What is a book influencer?
The definition would go somewhere along the lines of an individual who has above-average impact on a specific niche. By impact I mean the ability to increase the sales or awareness of a certain product or brand. And a book influencer? Someone who makes people read more. Buy more books. Yes, someone like that. Am I one? I sure hope so, because there’s nothing quite like the love of books.
What Does Becoming a Book Influencer Mean?
In my case, it means I get some free books in exchange for an honest review. And I was very excited when Jay, StrangeBooks secretary got in touch. Of course I was keen to review Mike Russell’s Strungballs, a sci-fi novella about a 10 year old Sydney.
Strungballs, an extraordinary novella
The blurb doesn’t give much away. What are Strungballs? Ten-year-old Sydney is about to find out… but first he must have a cube of his flesh removed. Sydney will transgress everything he was taught to believe in when he embarks upon a journey that will reveal the astonishing secrets hidden by the red balls on white strings known only as… Strungballs.
In fact, reading the blurb left me pretty confused and eager to find out more. As this is a novella, there’re are only about 60 pages to go through, so the mystery behind the blurb is quickly resolved. But you still end up confused and can’t stop thinking about the book. I need to warn you that the review below contains minor spoilers.
My Thoughts on Strungballs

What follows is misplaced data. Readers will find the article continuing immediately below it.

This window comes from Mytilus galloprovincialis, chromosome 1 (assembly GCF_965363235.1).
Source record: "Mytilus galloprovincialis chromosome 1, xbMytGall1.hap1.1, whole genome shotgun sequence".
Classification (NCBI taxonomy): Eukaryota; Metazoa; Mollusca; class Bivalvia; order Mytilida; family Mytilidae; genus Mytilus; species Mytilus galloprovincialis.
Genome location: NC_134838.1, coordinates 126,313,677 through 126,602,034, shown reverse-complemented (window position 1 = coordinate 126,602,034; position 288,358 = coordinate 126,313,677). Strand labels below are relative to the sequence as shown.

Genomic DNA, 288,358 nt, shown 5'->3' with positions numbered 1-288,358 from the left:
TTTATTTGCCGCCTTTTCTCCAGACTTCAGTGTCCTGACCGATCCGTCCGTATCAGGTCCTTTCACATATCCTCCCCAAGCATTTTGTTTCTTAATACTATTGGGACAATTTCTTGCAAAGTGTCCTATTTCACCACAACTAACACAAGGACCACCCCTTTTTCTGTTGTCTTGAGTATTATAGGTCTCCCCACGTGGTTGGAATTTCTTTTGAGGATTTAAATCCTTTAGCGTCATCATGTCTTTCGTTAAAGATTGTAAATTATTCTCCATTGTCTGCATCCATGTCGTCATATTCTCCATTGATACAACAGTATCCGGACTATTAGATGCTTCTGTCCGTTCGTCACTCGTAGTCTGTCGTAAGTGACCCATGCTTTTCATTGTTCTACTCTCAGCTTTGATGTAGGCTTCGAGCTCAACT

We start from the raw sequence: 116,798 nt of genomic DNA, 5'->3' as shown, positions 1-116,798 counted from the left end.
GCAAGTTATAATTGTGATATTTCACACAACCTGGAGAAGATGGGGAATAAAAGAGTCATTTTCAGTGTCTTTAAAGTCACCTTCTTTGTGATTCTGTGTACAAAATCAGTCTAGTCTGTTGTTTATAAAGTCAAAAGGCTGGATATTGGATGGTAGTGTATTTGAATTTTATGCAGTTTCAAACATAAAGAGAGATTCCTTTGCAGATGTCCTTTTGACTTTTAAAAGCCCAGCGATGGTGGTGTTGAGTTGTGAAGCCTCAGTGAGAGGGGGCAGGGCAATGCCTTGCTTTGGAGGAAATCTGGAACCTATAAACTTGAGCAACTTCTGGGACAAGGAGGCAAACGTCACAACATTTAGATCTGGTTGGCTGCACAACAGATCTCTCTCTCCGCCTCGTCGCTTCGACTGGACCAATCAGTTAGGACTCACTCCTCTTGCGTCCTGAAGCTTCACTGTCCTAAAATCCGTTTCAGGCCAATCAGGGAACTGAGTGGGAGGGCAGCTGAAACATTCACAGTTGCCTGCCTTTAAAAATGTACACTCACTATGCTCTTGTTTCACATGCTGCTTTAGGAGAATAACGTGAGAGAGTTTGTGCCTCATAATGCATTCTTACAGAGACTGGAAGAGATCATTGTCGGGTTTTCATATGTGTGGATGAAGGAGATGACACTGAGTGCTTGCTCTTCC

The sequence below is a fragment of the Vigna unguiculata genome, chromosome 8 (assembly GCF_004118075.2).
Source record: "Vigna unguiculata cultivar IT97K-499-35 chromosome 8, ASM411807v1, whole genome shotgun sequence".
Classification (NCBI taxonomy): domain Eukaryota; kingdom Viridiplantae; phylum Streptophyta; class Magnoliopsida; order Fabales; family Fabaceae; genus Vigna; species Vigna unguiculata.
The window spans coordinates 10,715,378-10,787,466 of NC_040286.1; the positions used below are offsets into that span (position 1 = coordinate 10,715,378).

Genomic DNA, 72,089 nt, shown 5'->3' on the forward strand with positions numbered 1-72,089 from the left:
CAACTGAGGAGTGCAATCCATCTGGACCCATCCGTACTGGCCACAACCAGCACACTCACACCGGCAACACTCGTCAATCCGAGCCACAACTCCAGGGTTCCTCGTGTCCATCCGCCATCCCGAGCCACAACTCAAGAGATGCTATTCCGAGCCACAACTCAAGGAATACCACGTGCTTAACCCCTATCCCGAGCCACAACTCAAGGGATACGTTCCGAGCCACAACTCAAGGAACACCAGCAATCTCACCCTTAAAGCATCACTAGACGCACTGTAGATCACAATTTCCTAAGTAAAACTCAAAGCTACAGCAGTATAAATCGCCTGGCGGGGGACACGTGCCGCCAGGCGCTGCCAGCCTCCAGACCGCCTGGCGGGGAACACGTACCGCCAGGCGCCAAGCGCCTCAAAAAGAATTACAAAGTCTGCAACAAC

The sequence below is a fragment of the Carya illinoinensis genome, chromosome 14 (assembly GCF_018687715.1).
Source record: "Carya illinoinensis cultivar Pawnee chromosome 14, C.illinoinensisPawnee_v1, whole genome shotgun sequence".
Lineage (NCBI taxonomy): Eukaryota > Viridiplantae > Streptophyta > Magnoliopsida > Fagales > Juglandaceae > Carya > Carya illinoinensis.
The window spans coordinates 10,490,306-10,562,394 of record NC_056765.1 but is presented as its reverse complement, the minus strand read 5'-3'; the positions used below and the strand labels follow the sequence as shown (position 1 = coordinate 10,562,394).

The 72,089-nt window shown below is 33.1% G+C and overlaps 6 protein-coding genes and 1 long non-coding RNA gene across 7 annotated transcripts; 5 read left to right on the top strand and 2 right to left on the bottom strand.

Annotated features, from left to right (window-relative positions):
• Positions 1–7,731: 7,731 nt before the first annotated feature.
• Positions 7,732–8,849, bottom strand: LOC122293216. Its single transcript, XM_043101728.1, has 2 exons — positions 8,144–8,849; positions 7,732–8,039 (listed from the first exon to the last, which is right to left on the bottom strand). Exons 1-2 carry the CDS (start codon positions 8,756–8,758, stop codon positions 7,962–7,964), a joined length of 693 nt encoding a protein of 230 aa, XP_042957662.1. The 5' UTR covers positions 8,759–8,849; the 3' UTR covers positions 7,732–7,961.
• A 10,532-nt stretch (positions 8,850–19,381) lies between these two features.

I’m no stranger to sci-fi thanks to Ben, so this book wasn’t something completely new.
It’s set in dystopian future as far as I’m concerned, although this future isn’t bad or apocalyptic. However, you get a sense of being trapped. Mike Russell describes the living space with its exact measurements, which makes the reader (or at least me) feel very restricted. Adding to that is that Sydney’s whole world consists of a hallway with 999 doors. Even though these doors are in a loop, so in a sense there’s infinity, it is nevertheless, the same loop.
Looking outside Sydney sees only white. Sydney’s future is also pretty determined with only two potential jobs. Everything people do, is good. People do things, even mundane things such as sleep, because to sleep now would be good.
All the people behave in a very robotic way. I felt like they lack emotions, they sit in empty rooms and stare at nothing. But what is there to do, to enjoy, if you’re surrounded by white walls, where everything is exactly the same.
Nobody seems to question anything apart from Albert. After Sydney meets Albert, he starts questioning things and eventually embarks on a bizarre journey that left my head spinning with thoughts.
Books and Metaphors
I just couldn’t stop thinking about this book. Studying English lit, we always discussed the meaning behind the words. Is this all a metaphor for something?
Sydney got his first Strungball after a piece of his flesh was removed. The older the people, the more Strungballs they had. It feels like they are almost a badge of honour. These people did something good for community. They proudly displayed the Strungballs, even their clothes are made in a way that allows displaying the strings.
Thinking about it, we’re also sacrificing bits and pieces of ourselves, but our Strungballs seem more materialistic. We sacrifice our time with the family for a job that allows us to buy a home or cars. They feel like our own Strungballs. Something we can display to show others just how much we sacrificed. We teach our children what is good and try to direct them to a respected job. Just what Sydney’s parents did.
And what happens in the end? Strungballs disappeared into a giant baby. What happens with our materialistic possessions?